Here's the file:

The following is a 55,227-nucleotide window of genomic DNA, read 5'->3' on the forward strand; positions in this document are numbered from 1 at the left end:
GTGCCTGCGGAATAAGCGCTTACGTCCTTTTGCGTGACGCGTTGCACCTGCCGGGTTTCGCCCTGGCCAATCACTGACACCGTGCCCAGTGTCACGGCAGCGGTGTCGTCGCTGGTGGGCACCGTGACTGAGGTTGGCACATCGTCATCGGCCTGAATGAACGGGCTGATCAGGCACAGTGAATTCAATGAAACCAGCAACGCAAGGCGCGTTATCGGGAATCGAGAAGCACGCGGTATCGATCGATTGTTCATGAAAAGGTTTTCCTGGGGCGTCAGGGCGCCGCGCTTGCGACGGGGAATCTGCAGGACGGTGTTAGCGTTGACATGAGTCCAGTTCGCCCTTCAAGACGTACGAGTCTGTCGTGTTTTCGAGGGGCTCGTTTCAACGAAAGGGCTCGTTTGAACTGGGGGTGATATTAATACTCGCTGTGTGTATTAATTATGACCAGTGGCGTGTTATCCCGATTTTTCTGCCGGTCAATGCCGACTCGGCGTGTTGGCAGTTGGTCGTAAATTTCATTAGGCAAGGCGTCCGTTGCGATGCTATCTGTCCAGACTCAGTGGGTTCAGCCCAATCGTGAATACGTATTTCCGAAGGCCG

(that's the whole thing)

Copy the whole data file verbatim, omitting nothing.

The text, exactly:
The following is a 55,227-nucleotide window of genomic DNA, read 5'->3' on the forward strand; positions in this document are numbered from 1 at the left end:
GTGCCTGCGGAATAAGCGCTTACGTCCTTTTGCGTGACGCGTTGCACCTGCCGGGTTTCGCCCTGGCCAATCACTGACACCGTGCCCAGTGTCACGGCAGCGGTGTCGTCGCTGGTGGGCACCGTGACTGAGGTTGGCACATCGTCATCGGCCTGAATGAACGGGCTGATCAGGCACAGTGAATTCAATGAAACCAGCAACGCAAGGCGCGTTATCGGGAATCGAGAAGCACGCGGTATCGATCGATTGTTCATGAAAAGGTTTTCCTGGGGCGTCAGGGCGCCGCGCTTGCGACGGGGAATCTGCAGGACGGTGTTAGCGTTGACATGAGTCCAGTTCGCCCTTCAAGACGTACGAGTCTGTCGTGTTTTCGAGGGGCTCGTTTCAACGAAAGGGCTCGTTTGAACTGGGGGTGATATTAATACTCGCTGTGTGTATTAATTATGACCAGTGGCGTGTTATCCCGATTTTTCTGCCGGTCAATGCCGACTCGGCGTGTTGGCAGTTGGTCGTAAATTTCATTAGGCAAGGCGTCCGTTGCGATGCTATCTGTCCAGACTCAGTGGGTTCAGCCCAATCGTGAATACGTATTTCCGAAGGCCG